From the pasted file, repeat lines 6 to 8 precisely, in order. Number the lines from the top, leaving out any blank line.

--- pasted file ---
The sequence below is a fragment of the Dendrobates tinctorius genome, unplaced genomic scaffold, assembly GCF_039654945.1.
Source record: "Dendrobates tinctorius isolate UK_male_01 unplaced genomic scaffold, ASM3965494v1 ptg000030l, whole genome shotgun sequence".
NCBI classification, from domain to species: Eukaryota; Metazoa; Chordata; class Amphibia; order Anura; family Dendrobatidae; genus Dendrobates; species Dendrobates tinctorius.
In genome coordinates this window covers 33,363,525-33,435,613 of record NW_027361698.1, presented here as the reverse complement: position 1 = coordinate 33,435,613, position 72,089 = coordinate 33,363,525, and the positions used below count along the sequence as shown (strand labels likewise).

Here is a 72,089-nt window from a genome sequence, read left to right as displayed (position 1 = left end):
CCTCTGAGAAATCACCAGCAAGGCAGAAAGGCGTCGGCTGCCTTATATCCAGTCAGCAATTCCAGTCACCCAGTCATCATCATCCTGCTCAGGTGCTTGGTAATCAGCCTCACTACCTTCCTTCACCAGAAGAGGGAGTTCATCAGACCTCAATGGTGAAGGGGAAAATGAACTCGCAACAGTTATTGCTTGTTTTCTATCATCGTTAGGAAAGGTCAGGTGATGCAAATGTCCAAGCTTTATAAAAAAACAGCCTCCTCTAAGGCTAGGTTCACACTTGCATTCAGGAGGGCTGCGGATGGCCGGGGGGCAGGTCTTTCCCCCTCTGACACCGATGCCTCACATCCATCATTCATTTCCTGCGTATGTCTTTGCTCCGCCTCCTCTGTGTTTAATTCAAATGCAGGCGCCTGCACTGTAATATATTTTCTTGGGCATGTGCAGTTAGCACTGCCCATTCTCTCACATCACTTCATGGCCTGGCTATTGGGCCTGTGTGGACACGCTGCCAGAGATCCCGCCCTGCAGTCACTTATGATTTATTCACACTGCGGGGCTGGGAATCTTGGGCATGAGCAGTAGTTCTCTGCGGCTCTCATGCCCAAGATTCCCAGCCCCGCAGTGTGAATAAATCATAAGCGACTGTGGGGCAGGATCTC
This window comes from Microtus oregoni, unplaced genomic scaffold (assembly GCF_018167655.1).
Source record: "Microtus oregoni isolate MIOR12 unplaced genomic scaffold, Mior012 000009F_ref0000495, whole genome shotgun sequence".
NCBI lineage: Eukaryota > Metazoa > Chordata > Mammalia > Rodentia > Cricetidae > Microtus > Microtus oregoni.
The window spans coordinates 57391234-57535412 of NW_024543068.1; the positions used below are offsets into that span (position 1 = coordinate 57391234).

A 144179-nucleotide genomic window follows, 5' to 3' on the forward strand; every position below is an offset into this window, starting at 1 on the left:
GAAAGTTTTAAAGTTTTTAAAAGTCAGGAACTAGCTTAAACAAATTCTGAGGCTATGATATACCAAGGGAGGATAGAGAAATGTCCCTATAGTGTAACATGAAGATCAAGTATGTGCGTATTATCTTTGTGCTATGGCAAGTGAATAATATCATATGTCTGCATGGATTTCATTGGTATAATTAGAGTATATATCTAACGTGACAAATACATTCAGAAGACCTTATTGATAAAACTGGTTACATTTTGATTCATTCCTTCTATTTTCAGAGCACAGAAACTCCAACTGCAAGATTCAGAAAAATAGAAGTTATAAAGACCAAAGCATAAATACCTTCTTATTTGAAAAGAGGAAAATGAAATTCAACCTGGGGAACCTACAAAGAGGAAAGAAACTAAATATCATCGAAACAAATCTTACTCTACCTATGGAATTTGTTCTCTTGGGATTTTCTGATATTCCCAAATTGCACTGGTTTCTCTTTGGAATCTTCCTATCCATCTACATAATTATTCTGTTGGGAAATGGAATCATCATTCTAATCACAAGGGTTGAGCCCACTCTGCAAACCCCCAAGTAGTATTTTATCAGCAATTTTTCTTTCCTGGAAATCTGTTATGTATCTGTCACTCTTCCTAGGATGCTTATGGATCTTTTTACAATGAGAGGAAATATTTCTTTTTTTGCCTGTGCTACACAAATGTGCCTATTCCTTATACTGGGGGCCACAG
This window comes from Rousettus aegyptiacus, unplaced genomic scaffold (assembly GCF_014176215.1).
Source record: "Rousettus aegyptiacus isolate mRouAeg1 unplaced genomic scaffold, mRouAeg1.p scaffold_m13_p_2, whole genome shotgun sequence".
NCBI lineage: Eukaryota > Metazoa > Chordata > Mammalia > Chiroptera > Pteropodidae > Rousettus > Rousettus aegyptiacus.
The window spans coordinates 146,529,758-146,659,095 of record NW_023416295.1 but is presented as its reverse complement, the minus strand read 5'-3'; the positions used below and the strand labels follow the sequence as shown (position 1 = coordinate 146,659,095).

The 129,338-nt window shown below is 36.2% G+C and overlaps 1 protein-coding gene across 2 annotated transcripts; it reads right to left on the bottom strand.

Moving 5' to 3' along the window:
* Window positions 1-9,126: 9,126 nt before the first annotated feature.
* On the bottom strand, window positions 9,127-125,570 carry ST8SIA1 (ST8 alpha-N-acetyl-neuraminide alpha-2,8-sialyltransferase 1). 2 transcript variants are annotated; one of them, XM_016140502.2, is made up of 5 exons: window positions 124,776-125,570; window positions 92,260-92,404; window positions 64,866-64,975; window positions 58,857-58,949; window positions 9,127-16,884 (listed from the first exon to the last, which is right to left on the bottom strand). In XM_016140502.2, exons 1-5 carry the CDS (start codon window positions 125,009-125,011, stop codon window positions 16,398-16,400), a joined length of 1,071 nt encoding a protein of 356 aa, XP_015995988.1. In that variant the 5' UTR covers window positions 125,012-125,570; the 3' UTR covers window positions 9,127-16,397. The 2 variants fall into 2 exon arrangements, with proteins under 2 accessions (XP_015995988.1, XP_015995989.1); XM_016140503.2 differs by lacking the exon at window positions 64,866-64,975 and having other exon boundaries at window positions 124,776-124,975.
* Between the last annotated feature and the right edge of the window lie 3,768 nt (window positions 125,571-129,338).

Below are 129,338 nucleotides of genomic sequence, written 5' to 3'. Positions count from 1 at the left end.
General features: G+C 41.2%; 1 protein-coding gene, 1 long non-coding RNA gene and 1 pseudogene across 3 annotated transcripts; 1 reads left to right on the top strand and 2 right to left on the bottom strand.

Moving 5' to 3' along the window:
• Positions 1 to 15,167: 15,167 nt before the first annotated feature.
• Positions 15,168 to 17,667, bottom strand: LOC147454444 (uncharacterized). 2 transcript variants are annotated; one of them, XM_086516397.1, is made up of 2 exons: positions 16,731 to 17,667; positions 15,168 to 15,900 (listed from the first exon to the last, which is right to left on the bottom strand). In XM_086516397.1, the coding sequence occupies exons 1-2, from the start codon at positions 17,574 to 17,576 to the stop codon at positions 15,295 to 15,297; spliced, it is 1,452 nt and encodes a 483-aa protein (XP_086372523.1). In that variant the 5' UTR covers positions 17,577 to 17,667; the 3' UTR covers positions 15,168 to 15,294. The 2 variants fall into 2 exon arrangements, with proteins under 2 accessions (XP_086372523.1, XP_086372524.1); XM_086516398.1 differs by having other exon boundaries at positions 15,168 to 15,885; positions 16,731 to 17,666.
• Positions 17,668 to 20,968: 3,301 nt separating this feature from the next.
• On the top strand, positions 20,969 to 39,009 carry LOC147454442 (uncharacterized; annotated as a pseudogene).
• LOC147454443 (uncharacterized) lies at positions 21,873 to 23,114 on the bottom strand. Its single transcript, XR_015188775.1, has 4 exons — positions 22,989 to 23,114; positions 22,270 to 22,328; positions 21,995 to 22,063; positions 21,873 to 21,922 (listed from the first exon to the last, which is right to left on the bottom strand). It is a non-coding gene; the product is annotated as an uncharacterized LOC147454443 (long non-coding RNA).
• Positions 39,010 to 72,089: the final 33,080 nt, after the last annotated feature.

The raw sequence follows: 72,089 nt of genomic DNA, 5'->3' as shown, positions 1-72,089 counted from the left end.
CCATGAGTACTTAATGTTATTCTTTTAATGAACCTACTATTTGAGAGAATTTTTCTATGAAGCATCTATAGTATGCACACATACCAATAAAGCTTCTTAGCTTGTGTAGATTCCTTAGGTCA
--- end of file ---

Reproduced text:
CCTCTGAGAAATCACCAGCAAGGCAGAAAGGCGTCGGCTGCCTTATATCCAGTCAGCAATTCCAGTCACCCAGTCATCATCATCCTGCTCAGGTGCTTGGTAATCAGCCTCACTACCTTCCTTCACCAGAAGAGGGAGTTCATCAGACCTCAATGGTGAAGGGGAAAATGAACTCGCAACAGTTATTGCTTGTTTTCTATCATCGTTAGGAAAGGTCAGGTGATGCAAATGTCCAAGCTTTATAAAAAAACAGCCTCCTCTAAGGCTAGGTTCACACTTGCATTCAGGAGGGCTGCGGATGGCCGGGGGGCAGGTCTTTCCCCCTCTGACACCGATGCCTCACATCCATCATTCATTTCCTGCGTATGTCTTTGCTCCGCCTCCTCTGTGTTTAATTCAAATGCAGGCGCCTGCACTGTAATATATTTTCTTGGGCATGTGCAGTTAGCACTGCCCATTCTCTCACATCACTTCATGGCCTGGCTATTGGGCCTGTGTGGACACGCTGCCAGAGATCCCGCCCTGCAGTCACTTATGATTTATTCACACTGCGGGGCTGGGAATCTTGGGCATGAGCAGTAGTTCTCTGCGGCTCTCATGCCCAAGATTCCCAGCCCCGCAGTGTGAATAAATCATAAGCGACTGTGGGGCAGGATCTC
This window comes from Microtus oregoni, unplaced genomic scaffold (assembly GCF_018167655.1).
Source record: "Microtus oregoni isolate MIOR12 unplaced genomic scaffold, Mior012 000009F_ref0000495, whole genome shotgun sequence".